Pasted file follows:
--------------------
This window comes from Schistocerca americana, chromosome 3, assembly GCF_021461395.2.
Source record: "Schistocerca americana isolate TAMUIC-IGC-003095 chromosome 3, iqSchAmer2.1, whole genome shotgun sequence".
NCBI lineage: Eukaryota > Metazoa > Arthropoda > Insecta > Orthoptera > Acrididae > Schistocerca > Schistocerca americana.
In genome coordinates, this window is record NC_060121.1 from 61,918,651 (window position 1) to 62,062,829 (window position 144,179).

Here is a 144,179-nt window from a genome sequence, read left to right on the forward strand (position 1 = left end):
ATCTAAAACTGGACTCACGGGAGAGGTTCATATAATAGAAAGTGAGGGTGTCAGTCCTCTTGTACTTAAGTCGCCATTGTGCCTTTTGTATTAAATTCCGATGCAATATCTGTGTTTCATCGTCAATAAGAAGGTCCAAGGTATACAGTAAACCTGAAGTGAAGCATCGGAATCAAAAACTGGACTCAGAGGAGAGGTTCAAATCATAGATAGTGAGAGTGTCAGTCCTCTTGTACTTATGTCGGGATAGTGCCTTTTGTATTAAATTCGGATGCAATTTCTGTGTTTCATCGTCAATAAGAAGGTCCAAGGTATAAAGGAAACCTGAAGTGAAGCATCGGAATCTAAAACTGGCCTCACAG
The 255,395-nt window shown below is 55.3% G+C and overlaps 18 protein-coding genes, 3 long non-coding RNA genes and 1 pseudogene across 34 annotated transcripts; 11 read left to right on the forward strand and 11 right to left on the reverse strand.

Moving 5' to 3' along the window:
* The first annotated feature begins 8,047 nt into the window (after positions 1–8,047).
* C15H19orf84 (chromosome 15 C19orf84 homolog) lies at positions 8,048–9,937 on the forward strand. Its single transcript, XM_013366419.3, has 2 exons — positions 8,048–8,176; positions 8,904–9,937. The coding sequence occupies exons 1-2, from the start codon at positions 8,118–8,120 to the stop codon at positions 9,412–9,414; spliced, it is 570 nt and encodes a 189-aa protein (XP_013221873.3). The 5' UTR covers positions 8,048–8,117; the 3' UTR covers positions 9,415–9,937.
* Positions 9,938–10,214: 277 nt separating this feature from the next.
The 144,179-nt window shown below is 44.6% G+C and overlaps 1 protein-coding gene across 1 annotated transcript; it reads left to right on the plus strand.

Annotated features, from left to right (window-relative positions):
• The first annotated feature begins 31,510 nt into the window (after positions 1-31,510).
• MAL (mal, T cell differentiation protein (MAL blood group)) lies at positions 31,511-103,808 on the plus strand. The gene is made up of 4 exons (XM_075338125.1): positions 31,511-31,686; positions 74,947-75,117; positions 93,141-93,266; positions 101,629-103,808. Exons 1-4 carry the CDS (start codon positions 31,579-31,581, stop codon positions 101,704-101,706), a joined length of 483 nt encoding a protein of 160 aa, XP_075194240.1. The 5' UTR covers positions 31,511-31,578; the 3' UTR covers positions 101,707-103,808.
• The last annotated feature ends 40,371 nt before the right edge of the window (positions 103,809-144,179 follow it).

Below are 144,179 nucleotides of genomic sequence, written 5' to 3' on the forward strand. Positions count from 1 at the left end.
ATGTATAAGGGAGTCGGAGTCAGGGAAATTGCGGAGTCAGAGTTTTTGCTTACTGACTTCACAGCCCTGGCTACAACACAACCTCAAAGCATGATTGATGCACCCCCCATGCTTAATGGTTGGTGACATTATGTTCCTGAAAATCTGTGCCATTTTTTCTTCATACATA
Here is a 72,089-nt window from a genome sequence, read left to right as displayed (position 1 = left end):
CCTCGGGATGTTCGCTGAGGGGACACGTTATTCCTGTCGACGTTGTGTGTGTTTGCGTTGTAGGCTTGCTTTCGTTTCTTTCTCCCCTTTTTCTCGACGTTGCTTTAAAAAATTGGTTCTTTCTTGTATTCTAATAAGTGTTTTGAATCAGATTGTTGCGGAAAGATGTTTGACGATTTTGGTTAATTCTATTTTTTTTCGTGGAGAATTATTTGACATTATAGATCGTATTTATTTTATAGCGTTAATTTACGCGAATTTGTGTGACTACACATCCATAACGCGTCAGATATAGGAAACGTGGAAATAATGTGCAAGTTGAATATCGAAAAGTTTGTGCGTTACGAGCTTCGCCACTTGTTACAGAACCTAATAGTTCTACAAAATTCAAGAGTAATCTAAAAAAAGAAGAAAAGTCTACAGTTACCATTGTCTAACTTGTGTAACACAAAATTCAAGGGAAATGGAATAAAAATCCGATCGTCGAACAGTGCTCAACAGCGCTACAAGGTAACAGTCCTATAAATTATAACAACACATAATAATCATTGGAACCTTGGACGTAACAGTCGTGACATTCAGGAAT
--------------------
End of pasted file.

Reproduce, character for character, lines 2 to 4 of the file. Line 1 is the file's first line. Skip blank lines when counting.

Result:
Source record: "Schistocerca americana isolate TAMUIC-IGC-003095 chromosome 3, iqSchAmer2.1, whole genome shotgun sequence".
NCBI lineage: Eukaryota > Metazoa > Arthropoda > Insecta > Orthoptera > Acrididae > Schistocerca > Schistocerca americana.
In genome coordinates, this window is record NC_060121.1 from 61,918,651 (window position 1) to 62,062,829 (window position 144,179).